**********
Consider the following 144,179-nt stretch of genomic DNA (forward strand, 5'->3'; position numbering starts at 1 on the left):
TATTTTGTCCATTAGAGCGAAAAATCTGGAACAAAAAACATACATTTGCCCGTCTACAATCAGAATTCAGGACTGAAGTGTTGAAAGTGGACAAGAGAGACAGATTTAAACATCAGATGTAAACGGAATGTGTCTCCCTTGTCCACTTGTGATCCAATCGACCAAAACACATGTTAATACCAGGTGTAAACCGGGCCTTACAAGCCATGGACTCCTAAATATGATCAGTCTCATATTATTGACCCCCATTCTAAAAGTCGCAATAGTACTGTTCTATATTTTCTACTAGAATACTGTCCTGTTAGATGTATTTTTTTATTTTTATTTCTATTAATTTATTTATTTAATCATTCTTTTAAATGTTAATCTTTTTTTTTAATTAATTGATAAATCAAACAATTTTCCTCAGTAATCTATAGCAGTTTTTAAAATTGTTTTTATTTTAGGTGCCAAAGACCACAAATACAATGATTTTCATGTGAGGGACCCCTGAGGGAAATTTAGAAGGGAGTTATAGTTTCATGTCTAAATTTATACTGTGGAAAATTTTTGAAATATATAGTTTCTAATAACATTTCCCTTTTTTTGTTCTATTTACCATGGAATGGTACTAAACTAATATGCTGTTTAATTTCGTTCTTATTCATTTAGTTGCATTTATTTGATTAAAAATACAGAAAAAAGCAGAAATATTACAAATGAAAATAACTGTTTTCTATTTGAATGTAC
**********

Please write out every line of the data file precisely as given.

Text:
Consider the following 144,179-nt stretch of genomic DNA (forward strand, 5'->3'; position numbering starts at 1 on the left):
TATTTTGTCCATTAGAGCGAAAAATCTGGAACAAAAAACATACATTTGCCCGTCTACAATCAGAATTCAGGACTGAAGTGTTGAAAGTGGACAAGAGAGACAGATTTAAACATCAGATGTAAACGGAATGTGTCTCCCTTGTCCACTTGTGATCCAATCGACCAAAACACATGTTAATACCAGGTGTAAACCGGGCCTTACAAGCCATGGACTCCTAAATATGATCAGTCTCATATTATTGACCCCCATTCTAAAAGTCGCAATAGTACTGTTCTATATTTTCTACTAGAATACTGTCCTGTTAGATGTATTTTTTTATTTTTATTTCTATTAATTTATTTATTTAATCATTCTTTTAAATGTTAATCTTTTTTTTTAATTAATTGATAAATCAAACAATTTTCCTCAGTAATCTATAGCAGTTTTTAAAATTGTTTTTATTTTAGGTGCCAAAGACCACAAATACAATGATTTTCATGTGAGGGACCCCTGAGGGAAATTTAGAAGGGAGTTATAGTTTCATGTCTAAATTTATACTGTGGAAAATTTTTGAAATATATAGTTTCTAATAACATTTCCCTTTTTTTGTTCTATTTACCATGGAATGGTACTAAACTAATATGCTGTTTAATTTCGTTCTTATTCATTTAGTTGCATTTATTTGATTAAAAATACAGAAAAAAGCAGAAATATTACAAATGAAAATAACTGTTTTCTATTTGAATGTAC